[Date Prev][Date Next][Thread Prev][Thread Next][Date Index][Thread Index]
v6 & DSL / Cable modems [was: Private use of non-RFC1918 IP space
Ricky Beam wrote:
> On Sat, 07 Feb 2009 14:31:57 -0500, Stephen Sprunk <stephen at sprunk.org>
>> Non-NAT firewalls do have some appeal, because they don't need to mangle
>> the packets, just passively observe them and open pinholes when
> This is exactly the same with NAT and non-NAT -- making any anti-NAT
> arguments null.
Actually, it's worlds different.
> In the case of a stateful firewalling ("non-NAT"), the "helper" has to
> understand the protocol to know what traffic to allow.
This is not completely true. Technologies such as uPNP can quickly open
up a pinhole for traffic which needs to be initiated from the far end,
but no address rewriting is necessary by the software (embedded in the
protocol) or the firewall. For non-UDP/TCP packets, ports have no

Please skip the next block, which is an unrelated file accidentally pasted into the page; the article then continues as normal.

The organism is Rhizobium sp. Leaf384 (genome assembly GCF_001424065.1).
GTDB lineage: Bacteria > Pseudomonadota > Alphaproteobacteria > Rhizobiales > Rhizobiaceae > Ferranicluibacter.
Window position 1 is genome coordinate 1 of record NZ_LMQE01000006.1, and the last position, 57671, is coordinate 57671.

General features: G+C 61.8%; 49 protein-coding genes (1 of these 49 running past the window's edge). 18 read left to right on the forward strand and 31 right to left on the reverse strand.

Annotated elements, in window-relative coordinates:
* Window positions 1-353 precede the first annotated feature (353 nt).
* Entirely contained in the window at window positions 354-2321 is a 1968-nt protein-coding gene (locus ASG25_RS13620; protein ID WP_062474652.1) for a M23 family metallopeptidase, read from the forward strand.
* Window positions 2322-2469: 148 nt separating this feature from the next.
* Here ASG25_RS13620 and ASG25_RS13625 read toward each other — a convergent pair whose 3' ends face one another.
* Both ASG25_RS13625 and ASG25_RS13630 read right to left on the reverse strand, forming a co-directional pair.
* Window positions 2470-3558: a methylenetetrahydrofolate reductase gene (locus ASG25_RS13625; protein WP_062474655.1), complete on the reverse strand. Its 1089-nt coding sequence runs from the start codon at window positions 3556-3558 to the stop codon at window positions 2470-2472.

meaning, which is the biggest failing of NAT (since we are talking about
overloading on one IP here, and not 1 to 1 translations). Firewall rules
for packets that are not UDP/TCP usually allow the return traffic based
on source and destination IP and IP protocol number. NAT, on the other
hand can't do it. We have to make udp/tcp tunnels to carry the traffic
through NAT instead.
> Subtle difference, but in the end, the same thing... if your gateway
> doesn't know what you are doing, odds are it will interfere with it. In
> all cases, end-to-end transparency doesn't exist. (as has been the case
> for well over a decade.)
End-to-end addressing does exist, though. There are cases that are
straight forward that NAT breaks without adding extra tunneling layers,
or without either NAT or the software having to rewrite an embedded IP
address in a packet to the public address. Sure, stateful firewalls can
still block traffic and break certain scenarios without the assistance
of uPNP(or application layer analysis). They will be simpler, and break
less (we'd hope simpler means less). It's one thing to communicate with
your firewall to dynamically open up ports for your address. It's
another to start rewriting packets, analyzing specific protocols so that
you can alter them.
Feel free to disagree with me on all except non-TCP/UDP breakage. I've
had too many support calls on that one, and NAT-T isn't always
available, and even when available, it's not necessarily configurable.